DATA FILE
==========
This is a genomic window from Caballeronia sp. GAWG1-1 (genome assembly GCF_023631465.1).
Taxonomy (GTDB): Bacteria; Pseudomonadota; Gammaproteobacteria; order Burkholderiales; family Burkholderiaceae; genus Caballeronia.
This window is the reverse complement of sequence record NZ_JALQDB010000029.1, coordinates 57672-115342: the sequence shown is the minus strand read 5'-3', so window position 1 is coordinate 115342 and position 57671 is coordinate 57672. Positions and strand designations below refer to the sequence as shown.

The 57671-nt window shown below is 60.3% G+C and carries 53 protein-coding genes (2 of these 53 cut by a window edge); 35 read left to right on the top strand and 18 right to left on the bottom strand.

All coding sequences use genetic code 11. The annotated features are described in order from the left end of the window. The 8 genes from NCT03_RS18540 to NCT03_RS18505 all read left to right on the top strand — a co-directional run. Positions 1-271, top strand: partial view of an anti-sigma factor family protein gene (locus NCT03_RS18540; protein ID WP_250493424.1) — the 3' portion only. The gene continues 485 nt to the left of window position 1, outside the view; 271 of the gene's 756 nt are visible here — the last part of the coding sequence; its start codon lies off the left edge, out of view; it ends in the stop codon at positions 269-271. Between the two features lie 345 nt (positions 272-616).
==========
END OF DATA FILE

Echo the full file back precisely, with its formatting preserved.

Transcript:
This is a genomic window from Caballeronia sp. GAWG1-1 (genome assembly GCF_023631465.1).
Taxonomy (GTDB): Bacteria; Pseudomonadota; Gammaproteobacteria; order Burkholderiales; family Burkholderiaceae; genus Caballeronia.
This window is the reverse complement of sequence record NZ_JALQDB010000029.1, coordinates 57672-115342: the sequence shown is the minus strand read 5'-3', so window position 1 is coordinate 115342 and position 57671 is coordinate 57672. Positions and strand designations below refer to the sequence as shown.

The 57671-nt window shown below is 60.3% G+C and carries 53 protein-coding genes (2 of these 53 cut by a window edge); 35 read left to right on the top strand and 18 right to left on the bottom strand.

All coding sequences use genetic code 11. The annotated features are described in order from the left end of the window. The 8 genes from NCT03_RS18540 to NCT03_RS18505 all read left to right on the top strand — a co-directional run. Positions 1-271, top strand: partial view of an anti-sigma factor family protein gene (locus NCT03_RS18540; protein ID WP_250493424.1) — the 3' portion only. The gene continues 485 nt to the left of window position 1, outside the view; 271 of the gene's 756 nt are visible here — the last part of the coding sequence; its start codon lies off the left edge, out of view; it ends in the stop codon at positions 269-271. Between the two features lie 345 nt (positions 272-616).